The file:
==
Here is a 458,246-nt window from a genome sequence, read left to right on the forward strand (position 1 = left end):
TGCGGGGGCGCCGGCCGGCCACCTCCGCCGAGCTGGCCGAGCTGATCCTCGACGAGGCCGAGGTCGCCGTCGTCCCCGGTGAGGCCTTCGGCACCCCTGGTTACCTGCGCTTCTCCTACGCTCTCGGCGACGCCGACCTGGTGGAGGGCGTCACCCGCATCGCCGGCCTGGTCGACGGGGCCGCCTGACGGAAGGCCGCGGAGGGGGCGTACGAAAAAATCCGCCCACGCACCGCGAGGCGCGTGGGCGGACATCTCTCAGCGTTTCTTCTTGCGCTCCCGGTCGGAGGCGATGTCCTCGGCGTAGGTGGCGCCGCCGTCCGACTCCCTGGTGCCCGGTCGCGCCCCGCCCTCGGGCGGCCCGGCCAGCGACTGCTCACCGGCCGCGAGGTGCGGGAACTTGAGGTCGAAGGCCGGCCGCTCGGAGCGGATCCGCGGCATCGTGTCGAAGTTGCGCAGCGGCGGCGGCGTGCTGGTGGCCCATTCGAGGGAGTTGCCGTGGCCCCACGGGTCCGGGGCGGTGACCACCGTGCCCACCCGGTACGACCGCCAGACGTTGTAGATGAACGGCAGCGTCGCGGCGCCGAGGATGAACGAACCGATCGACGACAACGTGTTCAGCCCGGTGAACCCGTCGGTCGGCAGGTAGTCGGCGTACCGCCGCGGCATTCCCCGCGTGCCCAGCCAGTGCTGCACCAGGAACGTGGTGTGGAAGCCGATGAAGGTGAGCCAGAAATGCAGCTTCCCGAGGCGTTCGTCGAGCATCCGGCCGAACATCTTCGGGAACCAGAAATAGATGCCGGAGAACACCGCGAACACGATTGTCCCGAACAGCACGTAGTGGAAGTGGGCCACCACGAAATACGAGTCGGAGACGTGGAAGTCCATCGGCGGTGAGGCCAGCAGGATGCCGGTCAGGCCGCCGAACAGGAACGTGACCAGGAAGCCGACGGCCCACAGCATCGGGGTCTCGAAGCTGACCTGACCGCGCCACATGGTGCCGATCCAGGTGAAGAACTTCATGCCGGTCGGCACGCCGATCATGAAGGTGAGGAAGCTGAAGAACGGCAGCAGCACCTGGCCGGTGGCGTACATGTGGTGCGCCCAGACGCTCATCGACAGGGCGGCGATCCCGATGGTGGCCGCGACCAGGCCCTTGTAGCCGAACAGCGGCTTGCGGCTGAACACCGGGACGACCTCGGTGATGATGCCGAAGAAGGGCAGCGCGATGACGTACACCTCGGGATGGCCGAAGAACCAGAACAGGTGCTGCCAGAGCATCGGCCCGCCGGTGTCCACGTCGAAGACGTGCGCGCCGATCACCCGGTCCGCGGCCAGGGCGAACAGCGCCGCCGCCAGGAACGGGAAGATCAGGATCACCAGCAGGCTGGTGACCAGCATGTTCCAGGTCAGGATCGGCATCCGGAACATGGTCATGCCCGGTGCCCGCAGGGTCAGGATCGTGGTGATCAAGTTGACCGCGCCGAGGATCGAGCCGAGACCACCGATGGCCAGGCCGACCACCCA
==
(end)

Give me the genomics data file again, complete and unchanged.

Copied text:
Here is a 458,246-nt window from a genome sequence, read left to right on the forward strand (position 1 = left end):
TGCGGGGGCGCCGGCCGGCCACCTCCGCCGAGCTGGCCGAGCTGATCCTCGACGAGGCCGAGGTCGCCGTCGTCCCCGGTGAGGCCTTCGGCACCCCTGGTTACCTGCGCTTCTCCTACGCTCTCGGCGACGCCGACCTGGTGGAGGGCGTCACCCGCATCGCCGGCCTGGTCGACGGGGCCGCCTGACGGAAGGCCGCGGAGGGGGCGTACGAAAAAATCCGCCCACGCACCGCGAGGCGCGTGGGCGGACATCTCTCAGCGTTTCTTCTTGCGCTCCCGGTCGGAGGCGATGTCCTCGGCGTAGGTGGCGCCGCCGTCCGACTCCCTGGTGCCCGGTCGCGCCCCGCCCTCGGGCGGCCCGGCCAGCGACTGCTCACCGGCCGCGAGGTGCGGGAACTTGAGGTCGAAGGCCGGCCGCTCGGAGCGGATCCGCGGCATCGTGTCGAAGTTGCGCAGCGGCGGCGGCGTGCTGGTGGCCCATTCGAGGGAGTTGCCGTGGCCCCACGGGTCCGGGGCGGTGACCACCGTGCCCACCCGGTACGACCGCCAGACGTTGTAGATGAACGGCAGCGTCGCGGCGCCGAGGATGAACGAACCGATCGACGACAACGTGTTCAGCCCGGTGAACCCGTCGGTCGGCAGGTAGTCGGCGTACCGCCGCGGCATTCCCCGCGTGCCCAGCCAGTGCTGCACCAGGAACGTGGTGTGGAAGCCGATGAAGGTGAGCCAGAAATGCAGCTTCCCGAGGCGTTCGTCGAGCATCCGGCCGAACATCTTCGGGAACCAGAAATAGATGCCGGAGAACACCGCGAACACGATTGTCCCGAACAGCACGTAGTGGAAGTGGGCCACCACGAAATACGAGTCGGAGACGTGGAAGTCCATCGGCGGTGAGGCCAGCAGGATGCCGGTCAGGCCGCCGAACAGGAACGTGACCAGGAAGCCGACGGCCCACAGCATCGGGGTCTCGAAGCTGACCTGACCGCGCCACATGGTGCCGATCCAGGTGAAGAACTTCATGCCGGTCGGCACGCCGATCATGAAGGTGAGGAAGCTGAAGAACGGCAGCAGCACCTGGCCGGTGGCGTACATGTGGTGCGCCCAGACGCTCATCGACAGGGCGGCGATCCCGATGGTGGCCGCGACCAGGCCCTTGTAGCCGAACAGCGGCTTGCGGCTGAACACCGGGACGACCTCGGTGATGATGCCGAAGAAGGGCAGCGCGATGACGTACACCTCGGGATGGCCGAAGAACCAGAACAGGTGCTGCCAGAGCATCGGCCCGCCGGTGTCCACGTCGAAGACGTGCGCGCCGATCACCCGGTCCGCGGCCAGGGCGAACAGCGCCGCCGCCAGGAACGGGAAGATCAGGATCACCAGCAGGCTGGTGACCAGCATGTTCCAGGTCAGGATCGGCATCCGGAACATGGTCATGCCCGGTGCCCGCAGGGTCAGGATCGTGGTGATCAAGTTGACCGCGCCGAGGATCGAGCCGAGACCACCGATGGCCAGGCCGACCACCCA